makita- great saws decent price

dewalt- bearings go bad fairly quick compared to almost every other brand, bad blade wobble, terribly under powered for a 15 amp saw which can actually be dangerous as it will grab the material and pull it risking major injury ( had this happen on 5 differnt saws all being hte same model) runs about 900rpms slower than almost every other brand

milwaukeee- big, heavy, but very very accurate and stays accurate

bosch- big heavy very very accurate and stays accurate, the axial glide is rated as the closest competition for the Festool kapex. my current saw is hte bosch 4212L, extremely accurate. my next saw will be the axial glide in either 12'' or the 10'' which comes out next march

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Old 09-21-2012, 02:41 AM   #8
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Thank you all for all the tips and suggestions. I am now considering to get a 10" instead of the 12" since I don't think I will be cutting anything that wide. Also, 10" blades are cheaper than the 12" blade. Since my storage room for the saw is not very big and with limited space the 10" will have a smaller footprint. I'm now considering the Dewalt DW717.
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Old 09-21-2012, 05:18 AM   #9
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Recommendation for a Miter Saw


Hi,Welcome to the Forum. Good luck on your pick.
Whatever your pick, the original blade (except Festool)
are not all that good. For really clean cuts on your
new saw, a premium replacement blade will give
much cleaner cuts. At least one DW717 review calls
the stock blade 'crap' but I would believe that would
be true for any brand.
Also it is a good idea to include your location in your
profile and check out how to Post pictures in the How To section
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Old 09-21-2012, 08:14 AM   #10
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Recommendation for a Miter Saw


Quote:
Originally Posted by PaliBob
Hi,Welcome to the Forum. Good luck on your pick.
Whatever your pick, the original blade (except Festool)
are not all that good. For really clean cuts on your
new saw, a premium replacement blade will give
much cleaner cuts. At least one DW717 review calls
the stock blade 'crap' but I would believe that would
be true for any brand.
Also it is a good idea to include your location in your
profile and check out how to Post pictures in the How To section
Makita still puts a decent blade on their miter saws. My LS 1013 came with a 70 tooth carbide blade that cuts really nice. Reviewers of the saw liked the stock blade too!

Last edited by toolaholic; 09-21-2012 at 08:25 AM.
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Old 09-21-2012, 09:55 AM   #11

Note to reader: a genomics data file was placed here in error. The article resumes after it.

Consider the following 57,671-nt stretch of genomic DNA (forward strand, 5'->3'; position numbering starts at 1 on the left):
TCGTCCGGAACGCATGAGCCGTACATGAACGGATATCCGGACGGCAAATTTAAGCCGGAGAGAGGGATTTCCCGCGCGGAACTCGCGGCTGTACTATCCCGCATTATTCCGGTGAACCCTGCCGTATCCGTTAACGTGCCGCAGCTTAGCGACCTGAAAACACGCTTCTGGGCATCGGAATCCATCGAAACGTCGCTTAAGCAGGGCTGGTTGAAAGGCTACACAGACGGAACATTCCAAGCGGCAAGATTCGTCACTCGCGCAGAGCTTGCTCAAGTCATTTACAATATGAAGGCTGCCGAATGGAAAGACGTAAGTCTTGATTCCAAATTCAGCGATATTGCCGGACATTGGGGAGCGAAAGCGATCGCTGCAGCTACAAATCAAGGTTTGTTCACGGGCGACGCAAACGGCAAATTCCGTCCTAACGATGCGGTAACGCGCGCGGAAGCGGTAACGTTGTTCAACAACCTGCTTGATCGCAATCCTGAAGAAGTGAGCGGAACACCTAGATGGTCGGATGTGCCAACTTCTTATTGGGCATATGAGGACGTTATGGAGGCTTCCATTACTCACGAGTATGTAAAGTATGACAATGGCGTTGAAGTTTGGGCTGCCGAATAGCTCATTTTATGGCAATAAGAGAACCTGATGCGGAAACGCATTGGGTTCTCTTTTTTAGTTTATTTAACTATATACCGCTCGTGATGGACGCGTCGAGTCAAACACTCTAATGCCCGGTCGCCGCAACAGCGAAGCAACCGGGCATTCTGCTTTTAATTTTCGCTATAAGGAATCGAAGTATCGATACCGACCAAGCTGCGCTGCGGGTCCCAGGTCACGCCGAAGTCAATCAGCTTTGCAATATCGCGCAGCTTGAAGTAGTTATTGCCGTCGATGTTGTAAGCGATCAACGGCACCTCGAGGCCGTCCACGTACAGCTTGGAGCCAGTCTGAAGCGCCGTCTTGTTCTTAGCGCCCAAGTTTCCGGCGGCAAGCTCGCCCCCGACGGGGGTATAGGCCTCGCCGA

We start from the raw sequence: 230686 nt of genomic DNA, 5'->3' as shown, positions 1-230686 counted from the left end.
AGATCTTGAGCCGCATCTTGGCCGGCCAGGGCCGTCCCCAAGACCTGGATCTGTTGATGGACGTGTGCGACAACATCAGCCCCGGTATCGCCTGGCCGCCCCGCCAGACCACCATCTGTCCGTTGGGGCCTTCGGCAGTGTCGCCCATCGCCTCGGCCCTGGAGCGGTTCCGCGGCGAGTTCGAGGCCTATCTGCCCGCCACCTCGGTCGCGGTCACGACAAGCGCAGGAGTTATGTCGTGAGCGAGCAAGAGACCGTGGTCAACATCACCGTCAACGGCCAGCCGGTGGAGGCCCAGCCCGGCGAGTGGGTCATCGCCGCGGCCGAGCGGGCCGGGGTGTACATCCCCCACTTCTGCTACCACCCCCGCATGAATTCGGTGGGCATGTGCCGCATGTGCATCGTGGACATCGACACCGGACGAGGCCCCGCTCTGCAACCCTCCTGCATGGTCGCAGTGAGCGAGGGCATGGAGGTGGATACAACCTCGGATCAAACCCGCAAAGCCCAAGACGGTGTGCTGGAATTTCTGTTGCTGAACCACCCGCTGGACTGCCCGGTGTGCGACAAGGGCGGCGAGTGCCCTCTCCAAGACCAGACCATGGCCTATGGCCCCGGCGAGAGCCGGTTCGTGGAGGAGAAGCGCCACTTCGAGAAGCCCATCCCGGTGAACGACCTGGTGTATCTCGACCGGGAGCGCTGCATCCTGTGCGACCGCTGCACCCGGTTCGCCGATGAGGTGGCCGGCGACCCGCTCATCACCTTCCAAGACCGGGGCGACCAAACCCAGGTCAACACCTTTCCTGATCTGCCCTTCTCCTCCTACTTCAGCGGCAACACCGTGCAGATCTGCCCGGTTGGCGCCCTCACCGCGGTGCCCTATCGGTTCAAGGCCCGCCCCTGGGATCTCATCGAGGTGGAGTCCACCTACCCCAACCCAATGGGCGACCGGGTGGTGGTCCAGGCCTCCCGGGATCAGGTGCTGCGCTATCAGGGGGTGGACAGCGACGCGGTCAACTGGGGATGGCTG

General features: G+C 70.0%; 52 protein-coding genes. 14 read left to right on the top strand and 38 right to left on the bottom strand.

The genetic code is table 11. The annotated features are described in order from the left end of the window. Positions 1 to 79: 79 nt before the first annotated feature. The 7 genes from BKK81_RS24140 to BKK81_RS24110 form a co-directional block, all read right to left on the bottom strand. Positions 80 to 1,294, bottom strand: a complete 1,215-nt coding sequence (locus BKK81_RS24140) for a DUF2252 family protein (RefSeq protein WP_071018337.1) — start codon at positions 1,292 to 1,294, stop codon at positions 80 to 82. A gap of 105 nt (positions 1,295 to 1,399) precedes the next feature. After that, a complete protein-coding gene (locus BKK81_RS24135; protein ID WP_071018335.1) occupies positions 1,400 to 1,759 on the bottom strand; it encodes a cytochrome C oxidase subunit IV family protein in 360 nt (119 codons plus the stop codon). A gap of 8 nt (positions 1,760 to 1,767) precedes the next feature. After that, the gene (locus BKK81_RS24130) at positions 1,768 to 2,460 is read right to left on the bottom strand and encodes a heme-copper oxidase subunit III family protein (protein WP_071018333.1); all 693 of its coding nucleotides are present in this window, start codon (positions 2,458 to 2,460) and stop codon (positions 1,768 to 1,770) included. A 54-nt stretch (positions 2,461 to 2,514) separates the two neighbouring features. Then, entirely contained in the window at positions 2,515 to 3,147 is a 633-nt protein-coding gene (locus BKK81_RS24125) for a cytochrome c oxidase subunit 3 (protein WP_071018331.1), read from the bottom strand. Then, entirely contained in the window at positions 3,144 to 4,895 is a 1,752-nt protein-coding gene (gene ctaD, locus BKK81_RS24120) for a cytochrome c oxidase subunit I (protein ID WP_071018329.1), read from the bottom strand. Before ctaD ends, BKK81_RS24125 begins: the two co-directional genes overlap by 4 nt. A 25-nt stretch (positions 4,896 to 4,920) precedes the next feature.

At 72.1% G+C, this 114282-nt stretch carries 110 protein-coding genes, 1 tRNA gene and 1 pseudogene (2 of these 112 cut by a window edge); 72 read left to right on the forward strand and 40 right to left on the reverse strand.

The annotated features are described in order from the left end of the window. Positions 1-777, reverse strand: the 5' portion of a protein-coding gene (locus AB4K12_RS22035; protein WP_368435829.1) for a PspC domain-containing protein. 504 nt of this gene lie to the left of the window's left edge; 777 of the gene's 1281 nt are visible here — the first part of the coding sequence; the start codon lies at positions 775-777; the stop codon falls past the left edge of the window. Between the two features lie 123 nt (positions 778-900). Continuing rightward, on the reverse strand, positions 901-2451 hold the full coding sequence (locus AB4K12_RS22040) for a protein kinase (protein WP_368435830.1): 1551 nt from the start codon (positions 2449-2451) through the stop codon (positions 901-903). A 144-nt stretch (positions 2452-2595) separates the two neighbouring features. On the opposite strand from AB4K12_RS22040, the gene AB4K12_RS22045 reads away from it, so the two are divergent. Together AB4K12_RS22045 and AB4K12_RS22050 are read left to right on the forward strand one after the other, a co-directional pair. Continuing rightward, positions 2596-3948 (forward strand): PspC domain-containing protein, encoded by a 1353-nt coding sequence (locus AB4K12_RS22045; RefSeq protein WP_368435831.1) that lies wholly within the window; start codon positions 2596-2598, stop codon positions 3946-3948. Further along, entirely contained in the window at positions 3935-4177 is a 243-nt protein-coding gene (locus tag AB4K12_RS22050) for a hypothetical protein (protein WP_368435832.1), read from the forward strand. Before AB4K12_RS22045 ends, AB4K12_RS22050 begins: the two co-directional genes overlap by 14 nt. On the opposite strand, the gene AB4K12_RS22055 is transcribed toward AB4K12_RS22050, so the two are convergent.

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Recommendation for a Miter Saw


ive heard the same, the blade on the kapex is stain grade ready

when i buy mitre saws i keep the stock blade for framing and deck work
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Old 09-21-2012, 10:45 AM   #12
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I would go with a 10" sliding saw.It will cut bigger material than a 12" and you have more blades to chose from and blades are cheaper to.
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Old 09-21-2012, 12:47 PM   #13
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Quote:
Originally Posted by PaliBob View Post
At least one DW717 review calls
the stock blade 'crap' but I would believe that would
be true for any brand.
What is a good blade to replace the stock blade with? My first project will be to replace a carpet floor with laminate flooring.
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Old 09-21-2012, 04:02 PM   #14
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Recommendation for a Miter Saw


Quote:
Originally Posted by sleong

What is a good blade to replace the stock blade with? My first project will be to replace a carpet floor with laminate flooring.
I have a old 60 tooth Freud TK 106 that cuts smooth,that being said, a Freud 80 tooth fine finish blade would work great minimizing tear out.Amazon has a LU98R010 10 in h 80 tooth that Freud recommends for laminates.It sells for $78. It states one side of laminate has smooth cut so some research is in order on which side is cut face down.

Last edited by toolaholic; 09-21-2012 at 07:09 PM.
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Old 09-22-2012, 08:35 AM   #15
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freud blades are great and can be resharpened 6x. i use 40 tooth blades for cutting mdf trim and switch to a 80 tooth for stain grade work

if you cutting laminate i wouldnt invest in a expensive blade for it. laminate flooring is full of resin and glue which will destroy a blade in no time. when i install laminate i just cut it with a circular saw, but cut from the bottom so the saw foot doesnt scuff up the new flooring and so it doesnt chip hte face